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Techno-visual job surge

Published on Friday, 19 Apr 2013
Productions such as the HKAPA’s Rite of Spring, and a rise in animation and 3D start-ups, are driving demand for entertainment staff with the right combination of skills.
Photos: HKAPA/ManyMany Creations
Productions such as the HKAPA’s Rite of Spring, and a rise in animation and 3D start-ups, are driving demand for entertainment staff with the right combination of skills.
Photos: HKAPA/ManyMany Creations
Productions such as the HKAPA’s Rite of Spring, and a rise in animation and 3D start-ups, are driving demand for entertainment staff with the right combination of skills.
Photos: HKAPA/ManyMany Creations
Productions such as the HKAPA’s Rite of Spring, and a rise in animation and 3D start-ups, are driving demand for entertainment staff with the right combination of skills.
Photos: HKAPA/ManyMany Creations
Productions such as the HKAPA’s Rite of Spring, and a rise in animation and 3D start-ups, are driving demand for entertainment staff with the right combination of skills.
Photos: HKAPA/ManyMany Creations
Professor John Williams
Kwai Bun

New advances are spurring demand for qualified staff

Anyone who has seen films such as Life of Pi, Transformers or Avatar will be left in little doubt about the way that technology is adding new dimensions to the visual-entertainment industry.

According to academics and industry practitioners across Asia, demand for technicians is surging because of factors such as companies using the internet and social media to promote brands and products, the advertising industry, and an increase in performing venues - particularly in Macau.

Professor John Williams, dean of the School of Theatre and Entertainment Arts at the Hong Kong Academy for Performing Arts (HKAPA), says career opportunities for technicians in the entertainment sector are buzzing.

Williams says graduates from programmes including costume design technology, theatre design and technology, entertainment design and technology, and technical direction can work in many different areas of the entertainment industry.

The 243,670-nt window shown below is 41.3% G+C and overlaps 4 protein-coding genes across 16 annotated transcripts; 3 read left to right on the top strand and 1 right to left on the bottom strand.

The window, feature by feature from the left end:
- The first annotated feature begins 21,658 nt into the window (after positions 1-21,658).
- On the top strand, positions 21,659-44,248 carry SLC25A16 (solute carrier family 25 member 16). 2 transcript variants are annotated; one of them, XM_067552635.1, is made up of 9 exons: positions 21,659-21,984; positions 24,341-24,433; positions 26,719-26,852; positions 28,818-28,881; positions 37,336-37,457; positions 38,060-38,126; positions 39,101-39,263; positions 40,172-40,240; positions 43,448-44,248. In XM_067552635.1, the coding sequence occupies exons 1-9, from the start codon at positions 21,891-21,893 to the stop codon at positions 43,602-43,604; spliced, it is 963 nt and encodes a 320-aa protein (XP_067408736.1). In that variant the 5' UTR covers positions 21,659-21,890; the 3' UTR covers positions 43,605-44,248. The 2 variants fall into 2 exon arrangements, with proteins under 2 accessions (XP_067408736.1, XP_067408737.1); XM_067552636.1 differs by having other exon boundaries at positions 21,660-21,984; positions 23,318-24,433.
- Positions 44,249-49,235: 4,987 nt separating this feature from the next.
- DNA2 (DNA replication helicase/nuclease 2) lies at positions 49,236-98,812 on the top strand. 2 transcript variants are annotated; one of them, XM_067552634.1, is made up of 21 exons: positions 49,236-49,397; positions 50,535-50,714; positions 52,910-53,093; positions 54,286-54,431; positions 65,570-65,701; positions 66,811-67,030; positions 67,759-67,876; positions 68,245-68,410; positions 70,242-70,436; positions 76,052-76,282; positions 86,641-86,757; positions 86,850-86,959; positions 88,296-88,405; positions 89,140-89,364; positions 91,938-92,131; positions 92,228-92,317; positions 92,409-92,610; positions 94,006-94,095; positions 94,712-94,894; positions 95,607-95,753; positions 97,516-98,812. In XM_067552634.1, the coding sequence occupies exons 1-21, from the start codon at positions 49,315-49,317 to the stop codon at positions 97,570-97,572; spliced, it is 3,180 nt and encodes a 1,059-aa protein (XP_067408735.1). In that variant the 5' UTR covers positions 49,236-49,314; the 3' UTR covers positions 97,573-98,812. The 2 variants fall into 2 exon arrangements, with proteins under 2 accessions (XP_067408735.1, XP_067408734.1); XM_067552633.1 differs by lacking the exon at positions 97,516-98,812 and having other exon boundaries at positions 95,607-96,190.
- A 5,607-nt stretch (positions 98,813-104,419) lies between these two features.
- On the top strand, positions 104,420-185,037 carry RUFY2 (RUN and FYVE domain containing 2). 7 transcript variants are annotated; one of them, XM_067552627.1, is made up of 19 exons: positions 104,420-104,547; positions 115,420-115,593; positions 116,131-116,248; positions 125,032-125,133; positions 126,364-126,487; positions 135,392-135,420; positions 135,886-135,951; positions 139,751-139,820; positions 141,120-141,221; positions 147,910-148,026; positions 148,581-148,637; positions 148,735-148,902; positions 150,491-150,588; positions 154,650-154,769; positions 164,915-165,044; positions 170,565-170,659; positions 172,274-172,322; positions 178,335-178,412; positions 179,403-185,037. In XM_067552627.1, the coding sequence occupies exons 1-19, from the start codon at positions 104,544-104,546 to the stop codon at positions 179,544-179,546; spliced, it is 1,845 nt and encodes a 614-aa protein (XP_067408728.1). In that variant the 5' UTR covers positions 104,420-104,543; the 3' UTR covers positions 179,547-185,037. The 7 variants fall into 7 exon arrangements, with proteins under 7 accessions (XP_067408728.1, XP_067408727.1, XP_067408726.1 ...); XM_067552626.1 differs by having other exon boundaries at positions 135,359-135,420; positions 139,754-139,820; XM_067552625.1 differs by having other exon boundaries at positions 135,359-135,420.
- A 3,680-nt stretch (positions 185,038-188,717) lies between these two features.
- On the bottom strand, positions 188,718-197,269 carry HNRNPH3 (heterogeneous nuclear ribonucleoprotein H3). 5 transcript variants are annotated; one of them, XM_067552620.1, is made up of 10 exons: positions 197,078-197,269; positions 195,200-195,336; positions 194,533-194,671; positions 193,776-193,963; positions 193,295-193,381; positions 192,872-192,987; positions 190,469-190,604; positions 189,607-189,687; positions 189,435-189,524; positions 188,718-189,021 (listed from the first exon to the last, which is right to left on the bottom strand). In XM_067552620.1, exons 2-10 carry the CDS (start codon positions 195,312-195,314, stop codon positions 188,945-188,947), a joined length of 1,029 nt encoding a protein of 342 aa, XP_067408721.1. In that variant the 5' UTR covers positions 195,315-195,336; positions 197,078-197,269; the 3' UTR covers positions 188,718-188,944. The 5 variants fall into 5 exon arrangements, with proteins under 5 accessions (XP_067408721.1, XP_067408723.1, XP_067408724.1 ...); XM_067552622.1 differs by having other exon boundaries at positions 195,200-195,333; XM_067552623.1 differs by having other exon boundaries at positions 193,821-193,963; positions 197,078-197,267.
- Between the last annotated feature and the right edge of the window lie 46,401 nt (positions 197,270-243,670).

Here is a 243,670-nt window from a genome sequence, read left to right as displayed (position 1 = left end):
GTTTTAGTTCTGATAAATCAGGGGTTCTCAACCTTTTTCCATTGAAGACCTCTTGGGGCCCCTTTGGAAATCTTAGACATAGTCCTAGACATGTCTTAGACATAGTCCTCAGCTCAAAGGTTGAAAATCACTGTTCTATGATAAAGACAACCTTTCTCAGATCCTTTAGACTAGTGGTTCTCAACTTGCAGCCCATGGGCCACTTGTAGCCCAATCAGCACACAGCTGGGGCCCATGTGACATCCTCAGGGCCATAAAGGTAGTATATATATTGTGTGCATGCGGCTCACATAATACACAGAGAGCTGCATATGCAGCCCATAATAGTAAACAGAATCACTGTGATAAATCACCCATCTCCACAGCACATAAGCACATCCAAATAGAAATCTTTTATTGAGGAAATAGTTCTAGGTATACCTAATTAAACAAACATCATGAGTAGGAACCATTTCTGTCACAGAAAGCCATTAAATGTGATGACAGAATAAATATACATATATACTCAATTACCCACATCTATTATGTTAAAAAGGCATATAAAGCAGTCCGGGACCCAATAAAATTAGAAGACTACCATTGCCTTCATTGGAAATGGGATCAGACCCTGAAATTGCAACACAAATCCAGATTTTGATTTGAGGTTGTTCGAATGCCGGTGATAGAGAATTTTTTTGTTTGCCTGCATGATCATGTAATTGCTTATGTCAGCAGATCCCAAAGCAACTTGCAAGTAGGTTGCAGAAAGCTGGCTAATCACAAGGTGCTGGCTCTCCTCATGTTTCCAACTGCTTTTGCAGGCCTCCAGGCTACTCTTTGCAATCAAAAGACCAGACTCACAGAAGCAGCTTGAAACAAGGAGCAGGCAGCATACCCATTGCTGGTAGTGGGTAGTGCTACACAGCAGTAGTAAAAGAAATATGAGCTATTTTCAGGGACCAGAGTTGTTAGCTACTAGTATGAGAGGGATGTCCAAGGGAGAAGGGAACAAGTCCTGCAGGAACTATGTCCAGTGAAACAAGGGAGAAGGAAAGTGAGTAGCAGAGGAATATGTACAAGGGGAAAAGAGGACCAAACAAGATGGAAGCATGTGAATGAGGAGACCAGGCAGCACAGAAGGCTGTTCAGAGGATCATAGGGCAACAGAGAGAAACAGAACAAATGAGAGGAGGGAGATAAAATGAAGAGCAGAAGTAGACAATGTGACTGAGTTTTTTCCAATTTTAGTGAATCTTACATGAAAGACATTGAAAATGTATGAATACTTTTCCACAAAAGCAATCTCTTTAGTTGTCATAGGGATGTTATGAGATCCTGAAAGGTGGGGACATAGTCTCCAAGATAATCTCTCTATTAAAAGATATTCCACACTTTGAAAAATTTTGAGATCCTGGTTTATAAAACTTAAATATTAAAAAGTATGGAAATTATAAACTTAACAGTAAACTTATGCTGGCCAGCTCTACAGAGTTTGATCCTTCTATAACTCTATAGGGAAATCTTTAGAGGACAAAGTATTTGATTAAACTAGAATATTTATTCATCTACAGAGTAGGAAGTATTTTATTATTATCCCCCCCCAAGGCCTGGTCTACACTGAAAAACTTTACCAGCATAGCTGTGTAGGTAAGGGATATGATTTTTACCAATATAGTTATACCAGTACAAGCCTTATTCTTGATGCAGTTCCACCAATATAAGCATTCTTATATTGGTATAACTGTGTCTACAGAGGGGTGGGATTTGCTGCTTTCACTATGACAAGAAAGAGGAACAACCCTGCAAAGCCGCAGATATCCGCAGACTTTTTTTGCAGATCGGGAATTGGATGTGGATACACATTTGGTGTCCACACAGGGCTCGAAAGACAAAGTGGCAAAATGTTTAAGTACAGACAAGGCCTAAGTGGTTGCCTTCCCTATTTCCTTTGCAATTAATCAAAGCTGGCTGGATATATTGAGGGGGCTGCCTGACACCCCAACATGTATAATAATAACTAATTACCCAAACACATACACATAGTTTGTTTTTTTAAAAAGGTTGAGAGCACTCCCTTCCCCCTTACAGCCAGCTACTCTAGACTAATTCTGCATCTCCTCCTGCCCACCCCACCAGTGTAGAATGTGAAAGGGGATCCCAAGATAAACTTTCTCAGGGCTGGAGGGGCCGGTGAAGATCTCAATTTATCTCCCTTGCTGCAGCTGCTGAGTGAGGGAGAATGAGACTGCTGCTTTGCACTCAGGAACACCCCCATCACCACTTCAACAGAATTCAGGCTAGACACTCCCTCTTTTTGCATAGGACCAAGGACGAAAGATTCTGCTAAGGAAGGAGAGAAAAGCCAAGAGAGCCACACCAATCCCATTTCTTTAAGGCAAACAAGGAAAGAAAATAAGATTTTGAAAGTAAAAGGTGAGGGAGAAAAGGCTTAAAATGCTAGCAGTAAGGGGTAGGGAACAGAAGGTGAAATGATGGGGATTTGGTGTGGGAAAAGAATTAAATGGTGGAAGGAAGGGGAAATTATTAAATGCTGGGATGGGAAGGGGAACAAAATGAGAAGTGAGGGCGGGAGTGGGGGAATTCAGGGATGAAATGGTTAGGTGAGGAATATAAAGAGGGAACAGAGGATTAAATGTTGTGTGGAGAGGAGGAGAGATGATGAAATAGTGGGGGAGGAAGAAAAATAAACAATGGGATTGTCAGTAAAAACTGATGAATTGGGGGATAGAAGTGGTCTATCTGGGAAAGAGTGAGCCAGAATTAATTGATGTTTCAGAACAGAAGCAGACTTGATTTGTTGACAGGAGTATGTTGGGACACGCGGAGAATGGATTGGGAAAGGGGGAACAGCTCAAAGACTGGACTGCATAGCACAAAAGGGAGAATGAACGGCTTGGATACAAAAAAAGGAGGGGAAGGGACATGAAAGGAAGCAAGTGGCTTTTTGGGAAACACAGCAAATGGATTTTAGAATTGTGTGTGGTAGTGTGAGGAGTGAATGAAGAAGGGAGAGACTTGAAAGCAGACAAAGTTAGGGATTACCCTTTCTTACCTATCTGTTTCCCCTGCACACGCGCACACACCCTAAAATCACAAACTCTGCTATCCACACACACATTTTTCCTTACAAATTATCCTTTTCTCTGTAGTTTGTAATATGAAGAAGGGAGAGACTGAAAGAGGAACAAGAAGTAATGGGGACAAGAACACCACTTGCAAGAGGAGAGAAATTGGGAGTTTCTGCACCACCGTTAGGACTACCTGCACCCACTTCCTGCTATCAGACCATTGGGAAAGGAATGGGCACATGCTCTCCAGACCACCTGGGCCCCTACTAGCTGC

"Our students are well-trained in multi-technology disciplines, are often trilingual, and are popular with employers regionally and internationally," Williams says. He adds that the HKAPA works closely with its advisory committee, which is made up of leading members of the Hong Kong entertainment industry, to ensure programmes and student abilities match the needs of the industry.

"These days, the industry is looking for multi-skilled graduates. This can mean, for example, a student studying lighting design could also study audio and technical direction," Williams says.

He believes the HKAPA offers other advantages in readying students to enter the workforce. For example, well-known international and regional industry experts often conduct workshops at the HKAPA. Students are also exposed to Western performing arts, as well as Chinese dance, opera, theatre, and film and television. They also gain experience and keep pace with trends via internship programmes.

Reflecting changes in industry demand, last year the HKAPA introduced a fast-track, one-year vocational programme. "Students can learn the skills they need to further their careers with employers," Williams says.

Meanwhile, candidates shortlisted for theatre and entertainment arts master's programmes are invited for one-on-one interviews. "We look for desire and passion matched with the attitude and aptitude to work in the industry," Williams says.

Kwai Bun, founder of ManyMany Creations and a pioneer in Hong Kong's animation and digital-media industries, also believes the technology disciplines within the creative and entertainment industries are awash with career opportunities.

"Cheaper software and hardware is making the entry level much lower," says Kwai, a graduate of Hong Kong Baptist University's digital graphic communications programme. He adds that this has led to a rise in the number of 3D and animation start-up companies, which need people with technical and creative abilities.

To remain competitive and provide clients with the animated visuals which they seek, Kwai says his company is developing its own in-house proprietary software.

"Like animation companies in the US and Europe which have invested in propriety software, this will give us the edge in Asia," Kwai says. At ManyMany, about 25 animators work as a team producing modelling, movement and visual-simulation effects.

While the jobs exist, however, recruiting employees with the necessary combination of skills can be a challenge. "One of the areas companies like mine struggle in when recruiting is finding people with a combination of technical and creative skills," Kwai says.

The problem, he says, is that technology-orientated people often focus on their area of interest, while creative types struggle with complex animation software.

While Kwai is a supporter of the digital, computing and multimedia programmes offered by Hong Kong universities, he urges students to take the initiative in further developing their creative skills.

"Animation is something you need to be passionate about, which requires a lot of self-learning," he says. "If you want to succeed in this business, you need to push the limits and constantly innovate."

He suggests that those interested in becoming animators visit web portals featuring examples of outstanding work.

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